5. Make Even More Money
It’s good to squeeze every last ounce of juice from your savings and investments. This is is what the four tips above are intended to do.
It’s even more important to make sure you continue feeding the piggy bank by continuing to maximize your income.
As it happens, September is the time of the year when many of us hit the runway for our annual performance review – and our annual bonus.
Therefore, if you haven’t yet started implementing a strategy to maximize your bonus, you need to do so pronto.
And if you think that you will get a good review and bonus by simply doing a good job and writing a good summary at year-end, you are wrong. Read this if you want to know why.
Here are three things you should do instead.
Understand the performance review process and create your stakeholder map
This is just basic career management 101. You need to know how your performance review process works, what criteria is being measured and when the performance ranking sessions take place.
Most importantly, you need to understand who the key decision makers are. These are the people who are typically in the room when performance grades are being assigned. They are also the ones with sufficient seniority and political capital to be able to influence the conversation and move employees between buckets.
Remember – simply relying on your boss to make your case is not the right strategy. Even if she is the most powerful person in the room and loves you to pieces, you need to make her job easier by cultivating a broad base of support.
Have a strategy for engaging your stakeholders on an ongoing basis
Once you’ve identified the key decision-makers, you need to come up with a strategy to make yourself visible to them – and make a good impression along the way. There are many ways of doing this.
For example, you could ask to join a cross-departmental project team or take on a role with a recruitment or charity committee (which are fun and rewarding to do in the first place).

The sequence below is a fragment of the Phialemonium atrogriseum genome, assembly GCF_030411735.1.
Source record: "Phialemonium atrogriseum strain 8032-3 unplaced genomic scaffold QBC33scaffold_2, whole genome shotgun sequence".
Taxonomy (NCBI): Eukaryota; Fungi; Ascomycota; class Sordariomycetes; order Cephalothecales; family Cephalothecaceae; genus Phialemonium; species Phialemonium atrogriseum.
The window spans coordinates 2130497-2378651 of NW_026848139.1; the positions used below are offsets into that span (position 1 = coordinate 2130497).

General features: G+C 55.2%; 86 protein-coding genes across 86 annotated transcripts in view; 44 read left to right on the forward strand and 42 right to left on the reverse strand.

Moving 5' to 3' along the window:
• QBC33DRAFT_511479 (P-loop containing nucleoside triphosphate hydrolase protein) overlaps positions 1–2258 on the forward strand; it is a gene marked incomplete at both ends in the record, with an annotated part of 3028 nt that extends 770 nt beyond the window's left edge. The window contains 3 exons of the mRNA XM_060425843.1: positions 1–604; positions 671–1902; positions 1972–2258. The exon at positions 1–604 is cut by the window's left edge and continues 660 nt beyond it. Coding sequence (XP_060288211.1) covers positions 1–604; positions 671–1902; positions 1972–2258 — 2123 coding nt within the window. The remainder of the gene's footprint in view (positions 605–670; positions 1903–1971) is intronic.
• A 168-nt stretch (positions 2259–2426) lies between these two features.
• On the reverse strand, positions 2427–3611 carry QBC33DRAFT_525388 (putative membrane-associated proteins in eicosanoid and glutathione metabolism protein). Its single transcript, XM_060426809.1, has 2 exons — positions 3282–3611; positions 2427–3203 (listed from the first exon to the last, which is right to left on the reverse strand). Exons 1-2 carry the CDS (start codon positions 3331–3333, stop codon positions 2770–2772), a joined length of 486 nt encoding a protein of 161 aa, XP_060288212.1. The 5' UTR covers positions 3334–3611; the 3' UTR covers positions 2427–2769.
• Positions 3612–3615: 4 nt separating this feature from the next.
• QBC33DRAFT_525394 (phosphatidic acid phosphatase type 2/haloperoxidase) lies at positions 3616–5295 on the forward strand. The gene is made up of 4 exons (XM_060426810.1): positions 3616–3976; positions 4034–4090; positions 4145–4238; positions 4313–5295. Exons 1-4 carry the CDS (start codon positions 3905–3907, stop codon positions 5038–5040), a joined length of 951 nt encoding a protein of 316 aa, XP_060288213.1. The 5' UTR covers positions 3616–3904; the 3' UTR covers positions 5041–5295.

Because you will naturally have fewer interactions with the stakeholders outside your department, you need to make sure you shine in every single one of them. Make these projects your top priority, add as much value as you can – and make it known.
Lobby for a good review ahead of performance evaluations
This is the simplest step – but also the most overlooked one. A week or two ahead of the annual performance review session, you should have a “soft” touchpoint with each of your stakeholders.
It doesn’t have to be complicated – just ask to go for a coffee with them. Then you can remind them of everything you’ve done over the past twelve months and the contributions you are looking to make going forward.
Mention that you know that the annual review is coming up and you are very hopeful that your hard work and efforts will be recognized so that you are in a position to make an even greater impact next year.
That’s it really. Most people will get the point. The ones who don’t (or choose not to), won’t have been pushing your case anyway. But just following the three simple steps above will leave you miles ahead of 95% of your colleagues when it comes to your pay and promotions.
So here you have it. It’s not a perfect and by no means a comprehensive list. Still, get these five items ticked off and by December, you will be way ahead of where you had started, with tons of momentum for the year ahead!
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Banker On FIRE is an M&A (mergers and acquisitions) investment banker. I am passionate about capital markets, behavioural economics, financial independence, and living the best life possible.
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2 thoughts on “Five Simple Things You Need To Do In September If You Are Serious About Building Wealth”
This is a great blog.
Wouldn’t gold give you a better return than the cash accounts?
Thanks John, glad you like it!
Gold could well give you a better short term return but it would be purely speculative. You don’t know where the price of gold will be in one year’s time, which is unhelpful if you are saving up for a down payment or prepping for retirement.
From an investment perspective, I subscribe to Warren Buffet’s logic of why stocks beat gold as an investment. These two links have a good explanation: